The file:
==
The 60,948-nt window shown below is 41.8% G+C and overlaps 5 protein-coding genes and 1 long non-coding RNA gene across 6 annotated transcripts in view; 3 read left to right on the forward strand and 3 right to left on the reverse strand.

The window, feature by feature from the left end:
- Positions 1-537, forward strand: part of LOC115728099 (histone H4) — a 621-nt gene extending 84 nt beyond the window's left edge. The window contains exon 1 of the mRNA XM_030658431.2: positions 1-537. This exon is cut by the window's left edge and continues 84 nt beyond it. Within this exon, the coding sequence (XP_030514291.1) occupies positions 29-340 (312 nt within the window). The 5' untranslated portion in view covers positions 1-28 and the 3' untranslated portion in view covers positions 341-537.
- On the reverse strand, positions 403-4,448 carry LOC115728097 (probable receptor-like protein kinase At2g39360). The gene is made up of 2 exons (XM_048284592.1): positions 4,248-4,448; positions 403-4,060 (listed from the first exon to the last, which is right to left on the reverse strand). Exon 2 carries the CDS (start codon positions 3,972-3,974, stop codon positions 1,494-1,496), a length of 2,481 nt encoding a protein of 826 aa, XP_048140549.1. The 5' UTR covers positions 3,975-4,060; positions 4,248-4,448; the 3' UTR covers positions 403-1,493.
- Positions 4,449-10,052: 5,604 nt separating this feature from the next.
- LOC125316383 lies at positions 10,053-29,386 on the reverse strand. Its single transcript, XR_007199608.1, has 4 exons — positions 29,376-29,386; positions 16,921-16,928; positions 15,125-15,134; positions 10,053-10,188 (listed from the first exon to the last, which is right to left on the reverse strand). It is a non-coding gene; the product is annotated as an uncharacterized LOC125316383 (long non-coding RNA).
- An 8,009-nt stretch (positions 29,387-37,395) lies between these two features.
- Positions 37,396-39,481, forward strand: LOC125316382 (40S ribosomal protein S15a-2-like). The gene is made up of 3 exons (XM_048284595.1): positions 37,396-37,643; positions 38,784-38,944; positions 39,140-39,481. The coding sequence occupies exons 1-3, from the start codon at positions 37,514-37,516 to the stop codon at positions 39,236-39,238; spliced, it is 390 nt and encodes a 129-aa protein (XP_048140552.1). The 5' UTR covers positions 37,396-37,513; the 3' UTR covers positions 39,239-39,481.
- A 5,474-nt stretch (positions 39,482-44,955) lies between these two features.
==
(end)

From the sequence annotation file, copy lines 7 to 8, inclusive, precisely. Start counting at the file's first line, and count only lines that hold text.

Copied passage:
- An 8,009-nt stretch (positions 29,387-37,395) lies between these two features.
- Positions 37,396-39,481, forward strand: LOC125316382 (40S ribosomal protein S15a-2-like). The gene is made up of 3 exons (XM_048284595.1): positions 37,396-37,643; positions 38,784-38,944; positions 39,140-39,481. The coding sequence occupies exons 1-3, from the start codon at positions 37,514-37,516 to the stop codon at positions 39,236-39,238; spliced, it is 390 nt and encodes a 129-aa protein (XP_048140552.1). The 5' UTR covers positions 37,396-37,513; the 3' UTR covers positions 39,239-39,481.